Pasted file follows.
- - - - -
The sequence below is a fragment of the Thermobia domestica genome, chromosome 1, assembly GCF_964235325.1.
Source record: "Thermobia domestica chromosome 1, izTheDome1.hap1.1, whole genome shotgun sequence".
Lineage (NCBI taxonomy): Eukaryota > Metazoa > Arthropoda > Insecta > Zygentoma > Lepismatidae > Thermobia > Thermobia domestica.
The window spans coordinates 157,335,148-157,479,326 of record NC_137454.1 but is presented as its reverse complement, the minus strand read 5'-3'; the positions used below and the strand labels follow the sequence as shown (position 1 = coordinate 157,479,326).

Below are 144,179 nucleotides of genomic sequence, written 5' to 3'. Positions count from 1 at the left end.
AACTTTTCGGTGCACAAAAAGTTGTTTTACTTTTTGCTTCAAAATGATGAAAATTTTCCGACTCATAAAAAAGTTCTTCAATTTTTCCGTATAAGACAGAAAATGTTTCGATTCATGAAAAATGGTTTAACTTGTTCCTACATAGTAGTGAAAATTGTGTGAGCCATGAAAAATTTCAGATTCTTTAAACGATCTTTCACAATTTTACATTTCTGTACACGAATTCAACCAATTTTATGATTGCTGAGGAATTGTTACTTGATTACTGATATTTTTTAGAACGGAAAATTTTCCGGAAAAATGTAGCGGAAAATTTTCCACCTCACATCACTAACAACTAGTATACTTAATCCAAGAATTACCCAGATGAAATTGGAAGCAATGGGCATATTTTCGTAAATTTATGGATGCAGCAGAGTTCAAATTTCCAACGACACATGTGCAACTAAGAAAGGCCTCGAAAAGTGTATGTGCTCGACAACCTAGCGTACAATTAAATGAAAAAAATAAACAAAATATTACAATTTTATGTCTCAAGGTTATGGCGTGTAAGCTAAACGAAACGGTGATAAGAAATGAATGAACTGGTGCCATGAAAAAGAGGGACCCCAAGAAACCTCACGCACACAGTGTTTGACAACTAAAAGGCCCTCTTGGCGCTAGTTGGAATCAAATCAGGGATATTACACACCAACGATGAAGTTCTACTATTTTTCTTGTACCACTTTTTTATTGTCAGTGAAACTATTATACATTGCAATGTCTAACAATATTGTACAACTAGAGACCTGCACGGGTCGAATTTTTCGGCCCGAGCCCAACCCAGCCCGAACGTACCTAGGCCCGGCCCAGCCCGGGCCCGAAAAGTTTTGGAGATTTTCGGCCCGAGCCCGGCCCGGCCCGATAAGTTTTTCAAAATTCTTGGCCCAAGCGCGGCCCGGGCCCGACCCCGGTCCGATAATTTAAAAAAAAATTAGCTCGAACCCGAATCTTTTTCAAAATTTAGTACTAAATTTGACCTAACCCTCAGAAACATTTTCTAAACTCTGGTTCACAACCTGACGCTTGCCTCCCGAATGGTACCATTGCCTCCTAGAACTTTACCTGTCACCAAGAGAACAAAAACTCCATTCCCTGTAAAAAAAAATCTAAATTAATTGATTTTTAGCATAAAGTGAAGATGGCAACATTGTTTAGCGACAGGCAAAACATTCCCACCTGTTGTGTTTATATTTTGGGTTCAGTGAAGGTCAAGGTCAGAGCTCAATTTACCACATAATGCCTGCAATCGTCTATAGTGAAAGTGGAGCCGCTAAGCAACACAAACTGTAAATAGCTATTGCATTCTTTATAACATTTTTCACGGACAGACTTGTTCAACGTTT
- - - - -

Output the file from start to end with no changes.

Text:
The sequence below is a fragment of the Thermobia domestica genome, chromosome 1, assembly GCF_964235325.1.
Source record: "Thermobia domestica chromosome 1, izTheDome1.hap1.1, whole genome shotgun sequence".
Lineage (NCBI taxonomy): Eukaryota > Metazoa > Arthropoda > Insecta > Zygentoma > Lepismatidae > Thermobia > Thermobia domestica.
The window spans coordinates 157,335,148-157,479,326 of record NC_137454.1 but is presented as its reverse complement, the minus strand read 5'-3'; the positions used below and the strand labels follow the sequence as shown (position 1 = coordinate 157,479,326).

Below are 144,179 nucleotides of genomic sequence, written 5' to 3'. Positions count from 1 at the left end.
AACTTTTCGGTGCACAAAAAGTTGTTTTACTTTTTGCTTCAAAATGATGAAAATTTTCCGACTCATAAAAAAGTTCTTCAATTTTTCCGTATAAGACAGAAAATGTTTCGATTCATGAAAAATGGTTTAACTTGTTCCTACATAGTAGTGAAAATTGTGTGAGCCATGAAAAATTTCAGATTCTTTAAACGATCTTTCACAATTTTACATTTCTGTACACGAATTCAACCAATTTTATGATTGCTGAGGAATTGTTACTTGATTACTGATATTTTTTAGAACGGAAAATTTTCCGGAAAAATGTAGCGGAAAATTTTCCACCTCACATCACTAACAACTAGTATACTTAATCCAAGAATTACCCAGATGAAATTGGAAGCAATGGGCATATTTTCGTAAATTTATGGATGCAGCAGAGTTCAAATTTCCAACGACACATGTGCAACTAAGAAAGGCCTCGAAAAGTGTATGTGCTCGACAACCTAGCGTACAATTAAATGAAAAAAATAAACAAAATATTACAATTTTATGTCTCAAGGTTATGGCGTGTAAGCTAAACGAAACGGTGATAAGAAATGAATGAACTGGTGCCATGAAAAAGAGGGACCCCAAGAAACCTCACGCACACAGTGTTTGACAACTAAAAGGCCCTCTTGGCGCTAGTTGGAATCAAATCAGGGATATTACACACCAACGATGAAGTTCTACTATTTTTCTTGTACCACTTTTTTATTGTCAGTGAAACTATTATACATTGCAATGTCTAACAATATTGTACAACTAGAGACCTGCACGGGTCGAATTTTTCGGCCCGAGCCCAACCCAGCCCGAACGTACCTAGGCCCGGCCCAGCCCGGGCCCGAAAAGTTTTGGAGATTTTCGGCCCGAGCCCGGCCCGGCCCGATAAGTTTTTCAAAATTCTTGGCCCAAGCGCGGCCCGGGCCCGACCCCGGTCCGATAATTTAAAAAAAAATTAGCTCGAACCCGAATCTTTTTCAAAATTTAGTACTAAATTTGACCTAACCCTCAGAAACATTTTCTAAACTCTGGTTCACAACCTGACGCTTGCCTCCCGAATGGTACCATTGCCTCCTAGAACTTTACCTGTCACCAAGAGAACAAAAACTCCATTCCCTGTAAAAAAAAATCTAAATTAATTGATTTTTAGCATAAAGTGAAGATGGCAACATTGTTTAGCGACAGGCAAAACATTCCCACCTGTTGTGTTTATATTTTGGGTTCAGTGAAGGTCAAGGTCAGAGCTCAATTTACCACATAATGCCTGCAATCGTCTATAGTGAAAGTGGAGCCGCTAAGCAACACAAACTGTAAATAGCTATTGCATTCTTTATAACATTTTTCACGGACAGACTTGTTCAACGTTT